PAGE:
Norman Edwards was also working at Bold Power Station the day the turbine blew up and had a lucky escape:
 I was on my way from the Lab to take water samples from the turbine when I saw parts of it go through the roof. If the accident had been a few minutes later, I would have been kneeling at the side of it. 

Left: Gareth Owen pictured in the turbine hall in 1966; Right: In a control room at Bold Power Station - contributed by Gareth Owen

Left: Gareth Owen in the turbine hall in 1966; Right: In a control room

Gareth Owen in the turbine hall in 1966

Gareth Owen in the 'B' Station Control Room at Bold Power Station in 1966 - contributed by Gareth Owen

Gareth Owen in the 'B' Station Control Room at Bold Power Station in 1966

Gareth Owen pictured in the 'B' Station Control Room at Bold in 1966

Gareth Owen spent a few months training at Bold in 1966, and had the pictures above taken as souvenirs. Gareth wondered what the wheel by his side actually did and Peter Jenner - who worked at Bold from 1970 until 1978 - explains:
 Just by Gareth's right hand at the front of the B Station Unit Control Room panel (just above the handwheel) are a series of levers. These selected hydraulically operated dampers for isolating sections of the boiler gas passes etc. Normally these were supplied with hydraulic fluid from a small electric pump, which I think was inside the panel. If this failed or if electrical supplies were isolated, then the handwheel could be turned to operate a hydraulic pump which would open or close the dampers manually.

Aerial photo taken c.1990 after Bold Colliery's demolition showing Bold Power Station - contributed by Neil Selfridge

Aerial photo taken about 1990 after the demolition of Bold Colliery

Bold aerial photo taken about 1990

For nearly thirty years the station had five cooling towers but in February 1985 two were demolished. This was apparently as a result of high winds that had caused a cooling tower at the nearby Fiddlers Ferry power station to collapse. Insurance inspections were subsequently carried out on the five Bold towers and two were discovered to be in a slightly more deteriorated state than the others. They were deemed uninsurable and so were demolished. Although by this time the towers were redundant as the 'A' unit of the power station that fed the twin towers had been decommissioned in October 1981.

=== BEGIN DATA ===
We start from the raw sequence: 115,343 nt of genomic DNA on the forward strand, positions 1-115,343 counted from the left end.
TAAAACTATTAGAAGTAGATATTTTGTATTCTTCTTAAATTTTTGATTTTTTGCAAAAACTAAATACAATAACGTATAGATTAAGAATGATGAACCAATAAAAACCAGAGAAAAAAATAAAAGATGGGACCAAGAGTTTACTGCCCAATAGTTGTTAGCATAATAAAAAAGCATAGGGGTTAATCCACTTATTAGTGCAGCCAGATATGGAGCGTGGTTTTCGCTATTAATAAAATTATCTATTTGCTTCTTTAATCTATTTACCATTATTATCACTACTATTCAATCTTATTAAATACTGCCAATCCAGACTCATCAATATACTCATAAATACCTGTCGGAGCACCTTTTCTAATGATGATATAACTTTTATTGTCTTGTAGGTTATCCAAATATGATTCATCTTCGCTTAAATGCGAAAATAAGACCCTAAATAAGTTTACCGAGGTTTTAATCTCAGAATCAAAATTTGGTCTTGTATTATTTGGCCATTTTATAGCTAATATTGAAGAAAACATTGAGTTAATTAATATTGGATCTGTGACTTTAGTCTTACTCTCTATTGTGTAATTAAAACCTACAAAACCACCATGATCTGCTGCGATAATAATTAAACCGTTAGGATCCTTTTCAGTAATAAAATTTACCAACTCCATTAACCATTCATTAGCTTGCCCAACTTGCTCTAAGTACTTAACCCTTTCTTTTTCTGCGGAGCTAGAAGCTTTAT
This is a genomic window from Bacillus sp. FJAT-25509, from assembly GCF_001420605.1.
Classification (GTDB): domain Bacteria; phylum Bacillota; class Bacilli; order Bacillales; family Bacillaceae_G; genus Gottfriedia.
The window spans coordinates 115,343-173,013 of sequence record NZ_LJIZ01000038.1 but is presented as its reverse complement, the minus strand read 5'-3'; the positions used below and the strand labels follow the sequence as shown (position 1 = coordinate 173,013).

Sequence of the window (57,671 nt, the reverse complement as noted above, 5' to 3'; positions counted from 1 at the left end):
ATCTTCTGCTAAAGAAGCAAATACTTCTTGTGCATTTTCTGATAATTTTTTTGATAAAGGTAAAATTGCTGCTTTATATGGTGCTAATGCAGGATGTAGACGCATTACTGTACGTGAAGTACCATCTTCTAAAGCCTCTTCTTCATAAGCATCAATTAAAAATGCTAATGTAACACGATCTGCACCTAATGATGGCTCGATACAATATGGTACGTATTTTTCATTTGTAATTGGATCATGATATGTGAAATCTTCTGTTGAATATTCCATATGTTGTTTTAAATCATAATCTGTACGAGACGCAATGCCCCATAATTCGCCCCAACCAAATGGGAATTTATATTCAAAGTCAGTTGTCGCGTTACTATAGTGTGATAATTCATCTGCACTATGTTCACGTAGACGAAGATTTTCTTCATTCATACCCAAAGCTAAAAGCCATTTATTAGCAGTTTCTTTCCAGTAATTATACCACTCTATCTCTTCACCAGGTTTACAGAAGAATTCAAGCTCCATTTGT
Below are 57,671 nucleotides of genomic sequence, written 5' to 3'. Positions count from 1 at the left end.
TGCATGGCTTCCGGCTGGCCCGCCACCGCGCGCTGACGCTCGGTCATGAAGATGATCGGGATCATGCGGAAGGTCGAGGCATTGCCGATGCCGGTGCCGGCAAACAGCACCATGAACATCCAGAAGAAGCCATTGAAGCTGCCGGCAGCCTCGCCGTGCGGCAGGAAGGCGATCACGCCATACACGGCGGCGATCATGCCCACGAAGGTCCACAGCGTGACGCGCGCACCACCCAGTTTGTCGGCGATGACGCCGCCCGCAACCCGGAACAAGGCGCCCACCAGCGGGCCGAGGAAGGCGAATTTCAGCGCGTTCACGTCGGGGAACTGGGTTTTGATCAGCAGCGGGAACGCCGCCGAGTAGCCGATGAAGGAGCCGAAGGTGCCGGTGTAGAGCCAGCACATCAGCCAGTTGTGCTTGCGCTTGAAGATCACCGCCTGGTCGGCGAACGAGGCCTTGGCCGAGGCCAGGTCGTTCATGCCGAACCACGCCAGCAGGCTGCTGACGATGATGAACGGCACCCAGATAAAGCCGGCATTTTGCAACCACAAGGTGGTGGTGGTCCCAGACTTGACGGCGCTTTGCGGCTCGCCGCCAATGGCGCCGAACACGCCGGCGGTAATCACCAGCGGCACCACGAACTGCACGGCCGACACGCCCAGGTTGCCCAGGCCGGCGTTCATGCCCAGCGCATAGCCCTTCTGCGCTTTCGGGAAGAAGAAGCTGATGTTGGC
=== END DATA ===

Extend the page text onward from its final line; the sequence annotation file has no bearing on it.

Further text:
A fire sends a pall of smoke over Bold Power Station's three remaining cooling towers - contributed by Jim Lamb

A fire sends a pall of smoke over Bold's three remaining cooling towers

A fire sends a pall of smoke over Bold’s three remaining cooling towers

Bold Power Station closed in 1991 and the photograph above was taken by Jim Lamb around this time. A fire at Travers Farm sent a pall of smoke over the power station's three remaining cooling towers. These were demolished in March 1992 and a large housing estate now occupies the site.

End of an era as Bold Power Station's remaining cooling towers are destroyed in 1992 - Contributed by Les Standish

Bold Power Station's remaining cooling towers are destroyed in 1992

Cooling towers are destroyed in 1992

Many thanks to Peter Jenner, former Control Engineer and Station Efficiency Engineer at Bold Power Station, for his invaluable assistance with this page, including supplying the uncredited photographs. If you can provide any further information and/or photographs, please do get in touch. Thank you.

The New Bold housing estate of almost 600 homes on the site of Bold Power Station

The New Bold housing estate built on the site of Bold Power Station

The New Bold housing estate built on the site of Bold Power Station

Next:  Part 85)  Lea Green Colliery  |  Back To Top of Page
Stephen Wainwright
This website has been written and researched and many images photographed by myself, Stephen Wainwright, the Sutton Beauty & Heritage site owner. Individuals from all over the world have also kindly contributed their own photographs. If you wish to reuse any image, please contact me first as permission may be needed from the copyright owner. High resolution versions of many pictures can also be supplied at no charge. Please also contact me if you can provide any further information or photographs concerning Sutton, St.Helens. You might also consider contributing your recollections of Sutton for the series of Memories pages. Sutton Beauty & Heritage strives for factual accuracy at all times. Do also get in touch if you believe that there are any errors. I respond quickly to emails and if you haven't had a response within twelve hours, check your junk mail folder or resend your message. Thank you! SRW